Pedestrian Council of Australia
Safety – Amenity – Access – Health


Media Release

Friday 19 May 2006




Former Roads Minister’s Backdoor Changes to Pedestrian Crossing Penalties Now Contributing to Road Trauma Around Schools

The Chairman of the PCA, Harold Scruby accused the former Roads Minister Michael Costa of contributing to the current spate of injuries around School Crossings.


Mr Scruby said:  “We demand to know why he quietly and without any consultation, effectively neutered the penalty for stopping in School Zones last July when he was Minister for Roads.  (A copy of our Media Release of 10 June 2005 is attached)


His predecessor, Carl Scully had formally announced there would be would be 3 Demerit Points and a $225 fine for Stop on/near children’s/pedestrian/market foot crossing.  This followed the recommendation by the Demerit Points and Penalties Task Force whose decision had been subject to a rigorous, year-long, open and transparent public process.  This is a copy of his Media Release of 23 September 2004.


“This life saving initiative had unanimous approval from all major stakeholders, including the then Opposition Leader John Brogden, Shadow Minister for Roads, Andrew Stoner, NSW Police, Ministry of Police, Pedestrian Council of Australia, NRMA, RTA the NSW P&C, Council on the Ageing, NSW Council Rangers and all the Disabilities groups.” Mr Scruby said.


“So why did Minister Costa so nefariously neuter this life saving initiative?  Was it because he was concerned about the lives and limbs of our children, or was it because he succumbed to backdoor pressure from the taxi and road transport lobbies?”


Mr Scruby added:  “We now call on Premier Morris Iemma and Roads Minister Eric Roozendaal to immediately reverse Mr Costa’s decision and implement ALL the original decisions made by Mr Scully which include 3 Demerit Points for stopping in a Pedestrian Zone and 2 Demerit Points for Double Parking and Stopping in Bus Zones (see copy of Mr Scully’s Media Release attached).


“We also call on Mr Roozendaal to demand that the RTA dust off their 3 year-old “Footpath Parking Inquiry”.  Currently, motorists can stop and park on a footpath in a School Zone, forcing children onto the road.  The penalty is $75 – the same penalty for being ten minutes over time on an expired parking meter.  The penalty for this potentially lethal offence is so low, that it can be cheaper to park on the footpath all day in George Street, than to park in a parking station.  In many locations, the stiff penalties for parking on the road actually act as an incentive to park on the footpath.  These ridiculous anomalies must be fixed immediately.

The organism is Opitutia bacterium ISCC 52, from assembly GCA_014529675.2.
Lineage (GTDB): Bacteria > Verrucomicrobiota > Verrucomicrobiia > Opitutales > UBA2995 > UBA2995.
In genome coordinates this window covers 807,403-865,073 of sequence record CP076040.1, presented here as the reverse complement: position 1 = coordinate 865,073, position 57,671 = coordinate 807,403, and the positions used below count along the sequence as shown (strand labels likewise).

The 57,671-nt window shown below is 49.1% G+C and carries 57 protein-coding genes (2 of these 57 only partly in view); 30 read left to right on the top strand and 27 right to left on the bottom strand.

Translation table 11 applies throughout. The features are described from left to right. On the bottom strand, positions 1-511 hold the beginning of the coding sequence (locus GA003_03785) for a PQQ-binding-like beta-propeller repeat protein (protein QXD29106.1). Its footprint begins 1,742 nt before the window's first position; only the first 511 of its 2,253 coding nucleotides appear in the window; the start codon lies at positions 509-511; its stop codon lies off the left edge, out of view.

Contact:  Harold Scruby - Tel:  (0418) 110-011 or (02) 9968-4555


Pedestrian Council of Australia

Safety – Amenity – Access – Health


Media Release
Friday 10 June 2005


“Costa buckles to backdoor pressure from taxi, courier and truck unions and puts pedestrian safety at the bottom of the food-chain.”


Following persistent attempts to get answers from Michael Costa’s office (NSW Minister for Roads), the PCA has been reliably informed that Mr Costa is about to announce that he will reduce former Roads Minister Carl Scully’s and the RTA’s recommended Demerit Points (DPs) for Stopping in a Pedestrian Zone from 3 to 1.  This is in spite of the fact that even the NRMA’s policy since 1998 has been that there should be 3 Demerit Points for this offence (see attached letter).  And the same Minister who has just abolished the long-standing position of General Manager, Bicycle and Pedestrians, at the RTA.


The Chairman of the PCA, Harold Scruby said: “Following over 7 years of lobbying by the PCA, in October 2002, the then Minister for Roads, Carl Scully, announced that the RTA would lead a review of the relativities of the penalties of all infringement notices for traffic and parking infringements, including demerit points. The main purpose of the review was to rationalise the levels of penalties and demerit points based on road safety and traffic management considerations and their deterrence value. In May 2003, the RTA Chief Executive (Paul Forward) proposed that there would be greater value if the review were conducted under the auspices of the Road Safety Taskforce (RST).


“In conjunction with the RST, the RTA called for public comment on the review via advertisements in the major Sydney newspapers on 26 July 2003. Interested persons were invited to provide written submissions addressing the above Terms of Reference. Further information about current offences was made available on the RTA’s website. The closing date for comment was 5 September 2003. A total of 79 written submissions were received.


“A Reference Group, comprising representatives from NSW Police, Ministry of Police, Pedestrian Council of Australia, NRMA and RTA was formed primarily to evaluate the submissions from the public. Involvement in the Reference Group also provided the opportunity for members to detail their particular issues and concerns. The Reference Group met twice and provided significant input into the proposed changes and final recommendations.


“The NRMA's policy, released March 2003 (which followed their major review of fines and DPs) was and is that: "The Demerit Points (DP) Scheme needs to be reviewed to ensure it is fair, consistent and focused on safety. All safety-related offences should incur demerit points.  Penalties should be reviewed to ensure that offences that are most likely to endanger the community carry higher penalties …"  .  The DP Task Force based its approach to the project on this policy and assigned same to over 1,500 offences.” Mr Scruby added.


“The RTA again advertised those recommendations for public comment.  Following that, the recommendations went to the Ministerial Road Safety Task Force and then to Parliament with Carl Scully issuing a Media Release announcing "Fairer Fines and Demerit System to Boost Safety" on 23 September 2004 to come into force on 1 March 2005.


“In early 2005, Scully was moved to Police and Costa was moved to Roads.  Costa put an immediate hold on the new scheme, which is now expected to come into force on 1 July 2005, and announced that he was very much in favour of Demerit Points as a Road Safety measure and immediately announced there would be an extra DP for low-range speeding (now 3) and 3 DPs for hogging the outside lane (the Taskforce had already recommended 2).